OTL-103 is in clinical development for the treatment of Wiskott-Aldrich syndrome (WAS). WAS is a rare disease with immunological deficiency and reduced ability to form blood clots. This syndrome is caused by an abnormality in the gene found on the X chromosome that codes for WAS protein (WASP). This WAS gene defect and the severity of the condition varies widely between individuals. Severe cases may be present soon after birth or develop in the first year of life. WAS affects the functions of white blood cells and platelets, making people affected susceptible to serious infections and bleeding events. WAS occur almost exclusively in males. It is life-threatening and long-term debilitating disease due to recurrent infections that can lead to sepsis, bleeding episodes and cancer. Stem cell transplantation is the only treatment currently available to stabilize WAS.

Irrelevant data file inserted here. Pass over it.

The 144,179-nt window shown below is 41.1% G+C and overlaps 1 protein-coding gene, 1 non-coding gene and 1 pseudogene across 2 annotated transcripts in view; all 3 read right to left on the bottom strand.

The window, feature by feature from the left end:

OTL-103 is administered intravenously. It is made up of immature bone marrow cells (called CD34+ cells) taken from the patient. It works by correcting cells using a modified virus that contains the correct gene for the WAS protein. When these corrected cells are transplanted back into the patient, they populate the bone marrow and produce healthy platelets and immune cells that produce the WAS protein, thereby relieving the symptoms of the disease. If licensed, OTL-103 will provide a treatment option for patients with WAS.
Luspatercept is under clinical development for the treatment of adult patients with beta-thalassaemia who don’t regularly require blood transfusion. Thalassaemia is a commonly inherited blood disorder resulting from an abnormality in one of the genes that affects the production of haemoglobin, a protein in red blood cells that carries oxygen throughout the body . Beta-thalassaemia is a subtype caused by a specific gene mutation. People with thalassaemia produce either little or no normal haemoglobin. Current treatment options for beta-thalassaemia are limited to blood transfusions with its associated risks and complications.